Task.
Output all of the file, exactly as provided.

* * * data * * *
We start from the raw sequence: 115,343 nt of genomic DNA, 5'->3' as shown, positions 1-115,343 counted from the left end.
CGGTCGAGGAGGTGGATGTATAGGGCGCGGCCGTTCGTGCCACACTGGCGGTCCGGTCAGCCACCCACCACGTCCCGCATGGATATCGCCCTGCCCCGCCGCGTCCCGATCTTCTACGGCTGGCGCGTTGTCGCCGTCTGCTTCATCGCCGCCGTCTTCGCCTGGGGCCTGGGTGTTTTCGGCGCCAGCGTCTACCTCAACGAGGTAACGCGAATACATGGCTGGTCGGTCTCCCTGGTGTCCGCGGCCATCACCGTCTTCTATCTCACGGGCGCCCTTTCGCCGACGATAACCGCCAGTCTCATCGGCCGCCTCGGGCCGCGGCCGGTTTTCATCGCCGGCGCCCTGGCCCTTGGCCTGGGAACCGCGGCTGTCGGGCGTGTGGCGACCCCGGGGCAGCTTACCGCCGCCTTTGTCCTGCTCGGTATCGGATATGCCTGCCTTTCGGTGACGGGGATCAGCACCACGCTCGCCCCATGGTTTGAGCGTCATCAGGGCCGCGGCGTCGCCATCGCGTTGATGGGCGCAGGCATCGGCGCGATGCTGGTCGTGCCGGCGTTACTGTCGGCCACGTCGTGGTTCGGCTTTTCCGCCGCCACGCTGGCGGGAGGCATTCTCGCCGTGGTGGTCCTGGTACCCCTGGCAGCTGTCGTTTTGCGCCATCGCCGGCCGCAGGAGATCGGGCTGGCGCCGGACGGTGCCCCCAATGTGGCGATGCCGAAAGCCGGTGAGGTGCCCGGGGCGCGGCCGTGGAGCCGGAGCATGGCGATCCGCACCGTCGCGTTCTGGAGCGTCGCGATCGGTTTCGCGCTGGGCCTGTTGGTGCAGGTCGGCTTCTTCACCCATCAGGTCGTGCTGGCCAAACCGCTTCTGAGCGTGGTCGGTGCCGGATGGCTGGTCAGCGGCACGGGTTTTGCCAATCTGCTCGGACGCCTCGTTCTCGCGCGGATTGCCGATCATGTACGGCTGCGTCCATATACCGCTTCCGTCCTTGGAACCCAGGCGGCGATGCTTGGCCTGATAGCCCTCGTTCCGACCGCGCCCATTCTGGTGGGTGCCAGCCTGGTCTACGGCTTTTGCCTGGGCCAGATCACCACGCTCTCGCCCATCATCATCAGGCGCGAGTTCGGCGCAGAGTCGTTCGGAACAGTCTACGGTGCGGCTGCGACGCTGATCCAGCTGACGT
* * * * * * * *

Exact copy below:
We start from the raw sequence: 115,343 nt of genomic DNA, 5'->3' as shown, positions 1-115,343 counted from the left end.
CGGTCGAGGAGGTGGATGTATAGGGCGCGGCCGTTCGTGCCACACTGGCGGTCCGGTCAGCCACCCACCACGTCCCGCATGGATATCGCCCTGCCCCGCCGCGTCCCGATCTTCTACGGCTGGCGCGTTGTCGCCGTCTGCTTCATCGCCGCCGTCTTCGCCTGGGGCCTGGGTGTTTTCGGCGCCAGCGTCTACCTCAACGAGGTAACGCGAATACATGGCTGGTCGGTCTCCCTGGTGTCCGCGGCCATCACCGTCTTCTATCTCACGGGCGCCCTTTCGCCGACGATAACCGCCAGTCTCATCGGCCGCCTCGGGCCGCGGCCGGTTTTCATCGCCGGCGCCCTGGCCCTTGGCCTGGGAACCGCGGCTGTCGGGCGTGTGGCGACCCCGGGGCAGCTTACCGCCGCCTTTGTCCTGCTCGGTATCGGATATGCCTGCCTTTCGGTGACGGGGATCAGCACCACGCTCGCCCCATGGTTTGAGCGTCATCAGGGCCGCGGCGTCGCCATCGCGTTGATGGGCGCAGGCATCGGCGCGATGCTGGTCGTGCCGGCGTTACTGTCGGCCACGTCGTGGTTCGGCTTTTCCGCCGCCACGCTGGCGGGAGGCATTCTCGCCGTGGTGGTCCTGGTACCCCTGGCAGCTGTCGTTTTGCGCCATCGCCGGCCGCAGGAGATCGGGCTGGCGCCGGACGGTGCCCCCAATGTGGCGATGCCGAAAGCCGGTGAGGTGCCCGGGGCGCGGCCGTGGAGCCGGAGCATGGCGATCCGCACCGTCGCGTTCTGGAGCGTCGCGATCGGTTTCGCGCTGGGCCTGTTGGTGCAGGTCGGCTTCTTCACCCATCAGGTCGTGCTGGCCAAACCGCTTCTGAGCGTGGTCGGTGCCGGATGGCTGGTCAGCGGCACGGGTTTTGCCAATCTGCTCGGACGCCTCGTTCTCGCGCGGATTGCCGATCATGTACGGCTGCGTCCATATACCGCTTCCGTCCTTGGAACCCAGGCGGCGATGCTTGGCCTGATAGCCCTCGTTCCGACCGCGCCCATTCTGGTGGGTGCCAGCCTGGTCTACGGCTTTTGCCTGGGCCAGATCACCACGCTCTCGCCCATCATCATCAGGCGCGAGTTCGGCGCAGAGTCGTTCGGAACAGTCTACGGTGCGGCTGCGACGCTGATCCAGCTGACGT